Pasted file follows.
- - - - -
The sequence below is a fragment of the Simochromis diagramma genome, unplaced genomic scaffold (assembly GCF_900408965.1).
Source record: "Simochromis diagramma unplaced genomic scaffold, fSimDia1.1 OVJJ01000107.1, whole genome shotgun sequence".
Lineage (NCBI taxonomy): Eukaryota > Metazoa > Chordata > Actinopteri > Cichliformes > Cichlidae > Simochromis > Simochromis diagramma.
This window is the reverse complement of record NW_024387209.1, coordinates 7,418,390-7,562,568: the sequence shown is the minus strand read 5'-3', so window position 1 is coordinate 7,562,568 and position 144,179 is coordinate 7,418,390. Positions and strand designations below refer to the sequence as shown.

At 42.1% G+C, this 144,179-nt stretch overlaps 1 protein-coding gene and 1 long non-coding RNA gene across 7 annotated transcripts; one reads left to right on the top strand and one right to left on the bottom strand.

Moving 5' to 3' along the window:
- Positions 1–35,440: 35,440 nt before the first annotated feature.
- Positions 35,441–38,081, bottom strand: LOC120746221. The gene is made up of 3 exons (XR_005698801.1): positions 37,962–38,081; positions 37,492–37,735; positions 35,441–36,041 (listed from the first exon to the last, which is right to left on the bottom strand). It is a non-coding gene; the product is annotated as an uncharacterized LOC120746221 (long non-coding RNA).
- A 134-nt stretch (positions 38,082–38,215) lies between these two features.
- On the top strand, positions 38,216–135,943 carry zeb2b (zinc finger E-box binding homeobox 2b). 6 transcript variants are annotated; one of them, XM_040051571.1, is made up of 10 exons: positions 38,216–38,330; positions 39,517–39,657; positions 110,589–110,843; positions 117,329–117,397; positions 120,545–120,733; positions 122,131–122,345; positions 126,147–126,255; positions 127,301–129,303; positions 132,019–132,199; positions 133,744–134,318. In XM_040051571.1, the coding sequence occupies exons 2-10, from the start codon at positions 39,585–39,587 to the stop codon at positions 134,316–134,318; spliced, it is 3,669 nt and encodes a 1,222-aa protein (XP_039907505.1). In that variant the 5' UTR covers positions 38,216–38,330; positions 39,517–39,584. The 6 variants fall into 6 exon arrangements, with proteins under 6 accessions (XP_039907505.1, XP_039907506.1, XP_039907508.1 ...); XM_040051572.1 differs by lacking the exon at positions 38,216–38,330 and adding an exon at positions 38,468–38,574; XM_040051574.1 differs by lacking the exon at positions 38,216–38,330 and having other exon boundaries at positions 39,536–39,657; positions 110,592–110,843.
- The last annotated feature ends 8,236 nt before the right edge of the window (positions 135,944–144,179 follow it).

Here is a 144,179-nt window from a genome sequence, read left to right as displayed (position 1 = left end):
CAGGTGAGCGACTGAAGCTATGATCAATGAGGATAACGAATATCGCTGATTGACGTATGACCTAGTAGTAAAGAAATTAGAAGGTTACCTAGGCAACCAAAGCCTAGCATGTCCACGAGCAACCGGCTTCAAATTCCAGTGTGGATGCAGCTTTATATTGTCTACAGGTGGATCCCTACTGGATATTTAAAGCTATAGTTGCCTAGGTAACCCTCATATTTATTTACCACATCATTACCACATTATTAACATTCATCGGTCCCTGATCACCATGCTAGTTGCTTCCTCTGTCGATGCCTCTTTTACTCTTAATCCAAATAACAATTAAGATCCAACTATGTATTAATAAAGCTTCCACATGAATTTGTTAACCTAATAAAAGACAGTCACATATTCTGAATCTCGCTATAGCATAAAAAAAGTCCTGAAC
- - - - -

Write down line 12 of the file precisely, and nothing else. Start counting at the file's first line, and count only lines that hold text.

Here is a 144,179-nt window from a genome sequence, read left to right as displayed (position 1 = left end):